• Now I can tell this right here is going to be a RAM or a root apical meristem because

  • it has this root cap on the top of it. And that root cap is going to allow it to push

  • through the soil to find water. And so the meristem is actually going to produce new

  • cells on this side. Which will make the root cap. And then cells on this side that make

  • this root itself. If we look up at the SAM or the shoot apical meristem, it's not going

  • to have this root cap. Because it's doesn't have to, it's just pushing it's way through

  • air. So it's not going to have this. But it's still going to have this meristem. Because

  • it's producing new cells behind it. And as they mature, it gets bigger and bigger and

  • bigger. So that's going to allow us to grow up and down. But we also have secondary growth.

  • Secondary growth allows us to get wider. And so secondary growth, think about wooded growth.

  • And so we're looking at a tree now in this diagram that has been sliced in half. And

  • we're zooming in kind of to the bark portion. And so basically what you have is xylem. So

  • xylem is going to be here on the inside. So let's put an X for the xylem. And then you're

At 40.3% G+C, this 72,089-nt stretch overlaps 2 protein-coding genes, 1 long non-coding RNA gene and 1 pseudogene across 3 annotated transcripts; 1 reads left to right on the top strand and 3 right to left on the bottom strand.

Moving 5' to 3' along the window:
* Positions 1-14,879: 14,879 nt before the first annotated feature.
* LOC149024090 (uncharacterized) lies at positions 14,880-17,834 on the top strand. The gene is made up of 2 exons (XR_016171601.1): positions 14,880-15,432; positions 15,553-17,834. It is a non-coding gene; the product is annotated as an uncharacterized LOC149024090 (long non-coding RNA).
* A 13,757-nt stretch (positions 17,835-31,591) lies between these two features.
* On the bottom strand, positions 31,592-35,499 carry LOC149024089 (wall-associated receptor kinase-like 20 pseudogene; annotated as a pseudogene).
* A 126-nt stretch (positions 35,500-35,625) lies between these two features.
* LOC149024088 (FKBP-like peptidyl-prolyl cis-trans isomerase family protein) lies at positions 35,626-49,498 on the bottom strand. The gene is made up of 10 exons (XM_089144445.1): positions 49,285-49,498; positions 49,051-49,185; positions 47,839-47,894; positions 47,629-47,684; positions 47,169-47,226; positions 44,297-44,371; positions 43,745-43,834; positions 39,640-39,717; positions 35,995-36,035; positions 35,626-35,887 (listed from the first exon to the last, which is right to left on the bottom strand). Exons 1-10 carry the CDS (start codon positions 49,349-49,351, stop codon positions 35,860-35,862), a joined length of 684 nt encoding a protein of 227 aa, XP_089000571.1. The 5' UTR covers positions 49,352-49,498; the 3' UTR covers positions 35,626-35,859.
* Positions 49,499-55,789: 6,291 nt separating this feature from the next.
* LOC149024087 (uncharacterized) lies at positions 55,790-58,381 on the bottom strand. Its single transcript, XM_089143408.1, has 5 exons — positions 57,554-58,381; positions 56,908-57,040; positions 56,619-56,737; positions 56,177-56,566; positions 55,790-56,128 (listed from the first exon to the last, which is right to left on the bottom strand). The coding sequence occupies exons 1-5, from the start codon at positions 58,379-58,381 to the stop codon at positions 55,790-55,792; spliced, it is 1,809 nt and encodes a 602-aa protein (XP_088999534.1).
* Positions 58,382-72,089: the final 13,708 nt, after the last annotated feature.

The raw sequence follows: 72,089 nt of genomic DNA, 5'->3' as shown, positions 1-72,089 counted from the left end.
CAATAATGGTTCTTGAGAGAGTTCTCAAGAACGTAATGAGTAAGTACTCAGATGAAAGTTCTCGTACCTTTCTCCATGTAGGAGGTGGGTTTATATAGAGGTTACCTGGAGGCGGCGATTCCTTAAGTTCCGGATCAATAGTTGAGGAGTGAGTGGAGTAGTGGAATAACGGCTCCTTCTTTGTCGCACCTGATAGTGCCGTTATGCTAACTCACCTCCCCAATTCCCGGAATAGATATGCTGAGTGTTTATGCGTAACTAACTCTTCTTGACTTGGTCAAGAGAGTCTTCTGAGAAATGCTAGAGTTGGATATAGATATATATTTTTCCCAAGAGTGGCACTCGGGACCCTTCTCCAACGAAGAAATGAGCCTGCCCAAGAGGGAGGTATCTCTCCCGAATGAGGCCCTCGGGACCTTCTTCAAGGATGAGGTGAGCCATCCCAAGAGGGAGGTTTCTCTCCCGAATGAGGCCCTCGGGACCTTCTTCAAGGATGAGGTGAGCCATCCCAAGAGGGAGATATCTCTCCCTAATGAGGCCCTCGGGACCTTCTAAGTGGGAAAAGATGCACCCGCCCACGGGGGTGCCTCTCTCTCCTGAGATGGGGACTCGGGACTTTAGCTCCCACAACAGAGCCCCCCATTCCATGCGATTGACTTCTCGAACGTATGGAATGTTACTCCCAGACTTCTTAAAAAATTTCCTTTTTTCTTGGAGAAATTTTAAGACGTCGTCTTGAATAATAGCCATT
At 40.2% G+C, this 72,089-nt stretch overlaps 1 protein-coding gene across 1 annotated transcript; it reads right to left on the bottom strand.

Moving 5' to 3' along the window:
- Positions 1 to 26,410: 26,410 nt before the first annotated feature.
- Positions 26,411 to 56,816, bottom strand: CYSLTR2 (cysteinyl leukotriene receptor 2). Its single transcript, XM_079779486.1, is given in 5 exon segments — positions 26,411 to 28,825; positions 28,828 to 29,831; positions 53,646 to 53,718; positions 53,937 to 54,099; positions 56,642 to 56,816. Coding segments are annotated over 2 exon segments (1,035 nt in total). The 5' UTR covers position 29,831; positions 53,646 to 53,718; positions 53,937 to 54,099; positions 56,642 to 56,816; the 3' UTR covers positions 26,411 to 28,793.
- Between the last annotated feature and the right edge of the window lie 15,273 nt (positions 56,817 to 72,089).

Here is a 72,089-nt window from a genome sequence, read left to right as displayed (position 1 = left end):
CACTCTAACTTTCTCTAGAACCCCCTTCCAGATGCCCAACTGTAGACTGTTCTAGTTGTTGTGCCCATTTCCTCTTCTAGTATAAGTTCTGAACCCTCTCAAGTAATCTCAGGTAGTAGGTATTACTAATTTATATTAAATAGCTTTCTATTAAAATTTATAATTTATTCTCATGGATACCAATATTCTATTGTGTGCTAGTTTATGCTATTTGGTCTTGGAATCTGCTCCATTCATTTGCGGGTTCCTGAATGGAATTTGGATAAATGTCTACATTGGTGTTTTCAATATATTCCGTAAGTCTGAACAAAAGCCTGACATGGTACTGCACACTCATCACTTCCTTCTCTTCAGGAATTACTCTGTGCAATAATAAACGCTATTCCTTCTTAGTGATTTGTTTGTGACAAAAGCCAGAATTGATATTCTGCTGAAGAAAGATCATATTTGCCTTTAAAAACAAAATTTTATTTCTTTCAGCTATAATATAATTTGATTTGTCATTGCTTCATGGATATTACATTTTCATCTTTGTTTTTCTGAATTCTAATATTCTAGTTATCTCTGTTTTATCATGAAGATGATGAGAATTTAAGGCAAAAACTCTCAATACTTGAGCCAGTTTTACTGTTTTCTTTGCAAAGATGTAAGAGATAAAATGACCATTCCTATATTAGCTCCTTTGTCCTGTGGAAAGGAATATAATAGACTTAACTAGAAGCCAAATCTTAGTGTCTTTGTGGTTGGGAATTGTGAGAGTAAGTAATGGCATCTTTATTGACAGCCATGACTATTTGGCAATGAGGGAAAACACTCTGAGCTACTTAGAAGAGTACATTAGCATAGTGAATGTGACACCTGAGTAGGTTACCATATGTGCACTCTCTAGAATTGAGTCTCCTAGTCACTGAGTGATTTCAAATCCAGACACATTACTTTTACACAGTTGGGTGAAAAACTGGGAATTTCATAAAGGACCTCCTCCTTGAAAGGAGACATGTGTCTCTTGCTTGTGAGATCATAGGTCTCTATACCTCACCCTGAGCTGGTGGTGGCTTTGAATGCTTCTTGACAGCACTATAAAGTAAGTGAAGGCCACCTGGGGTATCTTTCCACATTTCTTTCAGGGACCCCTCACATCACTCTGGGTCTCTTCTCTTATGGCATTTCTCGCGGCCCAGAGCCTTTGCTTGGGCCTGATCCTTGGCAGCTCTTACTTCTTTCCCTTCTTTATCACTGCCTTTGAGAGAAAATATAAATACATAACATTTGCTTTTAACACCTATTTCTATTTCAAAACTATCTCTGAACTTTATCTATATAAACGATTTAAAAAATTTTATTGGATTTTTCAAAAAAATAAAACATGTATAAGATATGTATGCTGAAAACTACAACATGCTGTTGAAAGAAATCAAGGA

• going to have phloem here. And so what's creating the xylem and the phloem. This layer called

  • vascular cambium. So what it's doing is producing new xylem here and it's prodding phloem on

  • this side. The phloem remember moves the sugar and the xylem is going to move the water.

  • So we've got xylem, vascular cambium, phloem. As we move up you have a layer called the

  • feloderm which isn't found in all plants, so let me cross that out. And then we have

  • the cork cambium. The cork cambium is another meristomatic layer. And that, just like the

  • vascular cambium made phloem and xylem, cork cambium is going to make this water proof

  • cork on the outside. And so this guy right here is peeling bark back from a tree. And

  • so what is he exposing right here? He's really exposing the vascular cambium. He's got xylem

  • on the inside, phloem on the outside. And so what he would really do if this is a tree

  • that's just standing, he would be girdling the tree. He'd be killing the tree. Because

  • if you remove that phloem and everything out, then sugar can't move up and down in a plant.

  • You'd still have the xylem here, but without sugar you can't have life. And so one thing